Dylan Barber, 21

We caught up with our 2019 Breakthrough winner Dylan Barber to see how he has spent the last two years and to share his advice to young budding Sound Engineers.

How did your passion for the production industry begin?                                       

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My passion for the production industry and the music industry in general began when my dad bought us a small 2 channel interface and we taught ourselves the basics of recording and mixing a song in our living room. From there I showed an interest throughout school, shadowing and working on school productions.

How did you get into the production industry?

During my time at college, I was offered a part time role as an in-house audio visual tech at Open in Norwich; formerly a 1500 capacity venue. My time there was spent cutting my teeth on industry standard equipment working on some of my first live events.

Did you even know then how to start your career?

At that point I was definitely still learning and figuring out how to solidify my work as a career path; during my time at Open I also started to freelance for other local venues and promoters, as well as the local BBC. This work definitely helped me kickstart my career.

Did you do a course? If so, where?       

I did a two year extended diploma course in Studio and Live Sound after high school at Access Creative College, where I now teach part time. Following that course, I embarked on a Nottingham Trent University BSc in Audio and Music Technology, which I’m currently in my last year of.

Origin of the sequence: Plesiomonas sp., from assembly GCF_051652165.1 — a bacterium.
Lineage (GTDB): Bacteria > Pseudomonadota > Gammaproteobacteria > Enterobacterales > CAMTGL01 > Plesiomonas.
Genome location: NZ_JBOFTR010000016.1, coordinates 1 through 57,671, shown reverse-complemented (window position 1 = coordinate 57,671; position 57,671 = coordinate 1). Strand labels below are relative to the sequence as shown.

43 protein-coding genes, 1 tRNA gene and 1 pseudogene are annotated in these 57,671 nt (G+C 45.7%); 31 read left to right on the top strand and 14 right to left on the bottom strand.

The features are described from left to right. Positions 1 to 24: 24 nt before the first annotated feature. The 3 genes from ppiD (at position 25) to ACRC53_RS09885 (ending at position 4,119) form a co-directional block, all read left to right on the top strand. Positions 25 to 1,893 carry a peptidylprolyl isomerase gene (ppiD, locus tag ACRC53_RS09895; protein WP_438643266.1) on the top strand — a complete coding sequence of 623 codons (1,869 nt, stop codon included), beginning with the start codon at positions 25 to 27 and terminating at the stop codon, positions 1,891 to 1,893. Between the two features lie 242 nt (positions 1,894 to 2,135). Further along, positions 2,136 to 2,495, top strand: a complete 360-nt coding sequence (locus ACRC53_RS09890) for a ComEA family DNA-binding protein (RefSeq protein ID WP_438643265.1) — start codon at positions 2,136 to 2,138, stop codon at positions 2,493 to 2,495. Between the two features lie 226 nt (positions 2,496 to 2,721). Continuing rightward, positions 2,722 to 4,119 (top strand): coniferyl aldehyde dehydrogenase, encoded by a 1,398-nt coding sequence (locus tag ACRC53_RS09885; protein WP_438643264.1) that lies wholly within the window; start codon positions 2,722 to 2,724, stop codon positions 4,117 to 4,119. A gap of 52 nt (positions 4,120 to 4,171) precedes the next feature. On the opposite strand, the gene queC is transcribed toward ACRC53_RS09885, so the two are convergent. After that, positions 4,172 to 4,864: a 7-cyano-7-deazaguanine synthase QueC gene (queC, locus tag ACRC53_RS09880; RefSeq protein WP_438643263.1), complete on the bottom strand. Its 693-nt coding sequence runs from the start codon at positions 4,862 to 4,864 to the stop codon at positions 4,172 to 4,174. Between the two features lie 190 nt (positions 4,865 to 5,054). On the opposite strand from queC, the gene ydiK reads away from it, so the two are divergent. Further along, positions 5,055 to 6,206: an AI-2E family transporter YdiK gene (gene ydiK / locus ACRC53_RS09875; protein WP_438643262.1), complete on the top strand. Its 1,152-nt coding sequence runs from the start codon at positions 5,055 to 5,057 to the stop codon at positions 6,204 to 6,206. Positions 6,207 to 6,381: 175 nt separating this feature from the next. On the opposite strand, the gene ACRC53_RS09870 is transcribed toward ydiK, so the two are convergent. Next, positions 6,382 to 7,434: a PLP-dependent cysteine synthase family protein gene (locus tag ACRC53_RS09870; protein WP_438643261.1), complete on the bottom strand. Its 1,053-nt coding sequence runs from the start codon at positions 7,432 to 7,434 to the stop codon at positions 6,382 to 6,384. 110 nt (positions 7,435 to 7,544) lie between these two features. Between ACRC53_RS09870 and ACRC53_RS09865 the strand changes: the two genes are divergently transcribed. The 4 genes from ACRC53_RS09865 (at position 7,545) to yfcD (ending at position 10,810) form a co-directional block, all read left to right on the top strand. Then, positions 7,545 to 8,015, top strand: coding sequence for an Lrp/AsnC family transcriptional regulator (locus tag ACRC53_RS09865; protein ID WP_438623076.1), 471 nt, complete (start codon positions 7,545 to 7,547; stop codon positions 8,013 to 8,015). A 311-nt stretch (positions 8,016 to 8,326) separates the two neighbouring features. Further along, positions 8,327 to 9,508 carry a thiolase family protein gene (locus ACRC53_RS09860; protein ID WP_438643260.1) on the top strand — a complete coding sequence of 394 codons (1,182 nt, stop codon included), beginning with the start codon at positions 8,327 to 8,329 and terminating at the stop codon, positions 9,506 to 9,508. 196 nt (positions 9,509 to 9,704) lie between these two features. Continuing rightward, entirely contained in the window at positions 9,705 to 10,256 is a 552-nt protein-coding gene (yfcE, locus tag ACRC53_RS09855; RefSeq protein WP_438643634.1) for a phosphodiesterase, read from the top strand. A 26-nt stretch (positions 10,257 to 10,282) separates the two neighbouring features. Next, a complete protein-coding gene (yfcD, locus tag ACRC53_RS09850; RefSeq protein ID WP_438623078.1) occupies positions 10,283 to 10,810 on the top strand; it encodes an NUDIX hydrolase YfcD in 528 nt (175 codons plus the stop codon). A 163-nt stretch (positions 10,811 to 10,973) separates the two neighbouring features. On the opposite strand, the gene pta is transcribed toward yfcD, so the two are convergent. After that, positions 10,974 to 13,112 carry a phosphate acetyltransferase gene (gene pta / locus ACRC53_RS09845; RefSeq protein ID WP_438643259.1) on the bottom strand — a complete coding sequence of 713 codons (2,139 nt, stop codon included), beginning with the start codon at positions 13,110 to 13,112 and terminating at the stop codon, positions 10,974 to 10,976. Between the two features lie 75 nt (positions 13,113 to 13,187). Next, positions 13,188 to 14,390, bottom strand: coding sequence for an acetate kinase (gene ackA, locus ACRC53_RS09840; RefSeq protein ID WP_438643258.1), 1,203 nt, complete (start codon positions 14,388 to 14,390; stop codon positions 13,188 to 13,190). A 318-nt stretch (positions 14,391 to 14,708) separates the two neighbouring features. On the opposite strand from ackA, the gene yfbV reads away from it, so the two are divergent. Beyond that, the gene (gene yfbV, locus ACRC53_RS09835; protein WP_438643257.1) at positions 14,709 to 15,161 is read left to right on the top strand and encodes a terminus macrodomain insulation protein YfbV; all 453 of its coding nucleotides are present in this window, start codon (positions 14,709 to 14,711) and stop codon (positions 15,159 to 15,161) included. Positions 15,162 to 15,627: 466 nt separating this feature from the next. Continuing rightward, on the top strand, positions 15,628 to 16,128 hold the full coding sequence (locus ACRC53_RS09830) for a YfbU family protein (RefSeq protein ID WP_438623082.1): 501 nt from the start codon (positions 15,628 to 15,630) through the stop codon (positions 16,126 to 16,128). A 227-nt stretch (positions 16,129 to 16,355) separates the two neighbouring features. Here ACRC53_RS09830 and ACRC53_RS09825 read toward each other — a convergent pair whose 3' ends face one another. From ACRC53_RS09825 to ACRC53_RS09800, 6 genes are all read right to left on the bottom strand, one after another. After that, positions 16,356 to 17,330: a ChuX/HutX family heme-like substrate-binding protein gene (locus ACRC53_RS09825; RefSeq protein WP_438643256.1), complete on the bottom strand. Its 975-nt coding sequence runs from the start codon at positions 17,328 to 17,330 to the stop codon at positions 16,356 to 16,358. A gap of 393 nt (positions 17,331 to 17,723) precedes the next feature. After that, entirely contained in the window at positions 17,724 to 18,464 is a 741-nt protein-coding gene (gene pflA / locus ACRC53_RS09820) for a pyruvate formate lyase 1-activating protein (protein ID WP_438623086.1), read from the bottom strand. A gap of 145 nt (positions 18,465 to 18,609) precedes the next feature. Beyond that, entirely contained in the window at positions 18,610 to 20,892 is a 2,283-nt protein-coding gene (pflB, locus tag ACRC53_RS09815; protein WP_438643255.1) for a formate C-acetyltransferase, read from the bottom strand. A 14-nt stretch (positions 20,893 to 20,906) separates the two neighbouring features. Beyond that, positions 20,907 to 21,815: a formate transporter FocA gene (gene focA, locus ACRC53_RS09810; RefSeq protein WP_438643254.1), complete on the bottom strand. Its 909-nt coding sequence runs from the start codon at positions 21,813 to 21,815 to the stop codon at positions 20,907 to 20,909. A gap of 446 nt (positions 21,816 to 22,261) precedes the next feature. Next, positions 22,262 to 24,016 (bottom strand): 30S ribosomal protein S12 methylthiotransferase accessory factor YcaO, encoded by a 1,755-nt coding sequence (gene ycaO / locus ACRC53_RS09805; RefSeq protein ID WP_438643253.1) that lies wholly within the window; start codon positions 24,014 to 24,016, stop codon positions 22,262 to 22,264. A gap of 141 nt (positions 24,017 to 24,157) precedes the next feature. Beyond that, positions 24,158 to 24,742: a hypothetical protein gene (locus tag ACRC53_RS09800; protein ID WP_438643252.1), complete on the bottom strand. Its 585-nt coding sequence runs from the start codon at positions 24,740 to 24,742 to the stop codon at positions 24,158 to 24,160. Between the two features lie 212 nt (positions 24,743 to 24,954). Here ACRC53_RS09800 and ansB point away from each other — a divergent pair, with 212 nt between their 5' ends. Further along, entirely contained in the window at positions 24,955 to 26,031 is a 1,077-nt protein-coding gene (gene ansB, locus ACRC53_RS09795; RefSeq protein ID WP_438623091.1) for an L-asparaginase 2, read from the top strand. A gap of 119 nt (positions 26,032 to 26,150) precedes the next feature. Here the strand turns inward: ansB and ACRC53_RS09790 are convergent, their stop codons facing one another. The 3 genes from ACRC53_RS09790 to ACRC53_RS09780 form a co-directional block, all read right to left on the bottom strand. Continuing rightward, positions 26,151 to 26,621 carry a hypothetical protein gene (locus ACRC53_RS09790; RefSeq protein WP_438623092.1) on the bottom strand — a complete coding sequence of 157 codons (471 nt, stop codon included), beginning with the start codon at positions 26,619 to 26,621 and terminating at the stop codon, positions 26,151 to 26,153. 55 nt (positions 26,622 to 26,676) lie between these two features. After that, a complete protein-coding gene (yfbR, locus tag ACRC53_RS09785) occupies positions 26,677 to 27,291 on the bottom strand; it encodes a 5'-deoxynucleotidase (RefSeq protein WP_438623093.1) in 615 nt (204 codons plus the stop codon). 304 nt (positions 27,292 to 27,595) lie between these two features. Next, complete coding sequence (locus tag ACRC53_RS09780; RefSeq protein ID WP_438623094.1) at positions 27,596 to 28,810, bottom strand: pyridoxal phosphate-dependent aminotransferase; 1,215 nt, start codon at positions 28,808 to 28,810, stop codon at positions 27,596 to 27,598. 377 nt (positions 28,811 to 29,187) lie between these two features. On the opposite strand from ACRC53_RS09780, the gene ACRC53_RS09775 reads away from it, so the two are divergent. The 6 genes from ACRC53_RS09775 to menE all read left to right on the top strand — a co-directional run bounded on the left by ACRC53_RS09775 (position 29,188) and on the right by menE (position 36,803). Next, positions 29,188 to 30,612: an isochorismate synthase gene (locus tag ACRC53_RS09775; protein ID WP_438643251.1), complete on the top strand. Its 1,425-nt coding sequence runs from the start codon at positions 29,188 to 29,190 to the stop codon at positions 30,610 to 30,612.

Was there anyone who influenced you along the way to get to where you are today? 

My family have played a massive part in influencing and supporting me throughout my journey so far in the music industry.
I’m also thankful for the support people that I’ve worked with have given me.
Some industry influences for me include Dave Rat of RatSound, and former FOH Engineer for The Red Hot Chill Peppers. Rat’s ideologies and methods are always interesting and sometimes out of the norm; something that I think is very important in this industry, standing out from the crowd. Another industry professional that I look up to is Sylvia Massy; while Massy works more on the studio side of the music industry, I think her positive attitude and often-controversial techniques are transferable across all areas.

How old were you when you won your Breakthrough Talent Award in 2019?

I won the Breakout Talent Award when I was 18.

What has been the highlight of your career so far?

One highlight that I think I’ll remember forever was working and attending Latitude Festival 2021: the UK’s first full capacity festival since the COVID Pandemic began. Other than it being one of my first live music experiences since early 2020, the significance of being part of an event like that at a time like that is something that will stick with me forever.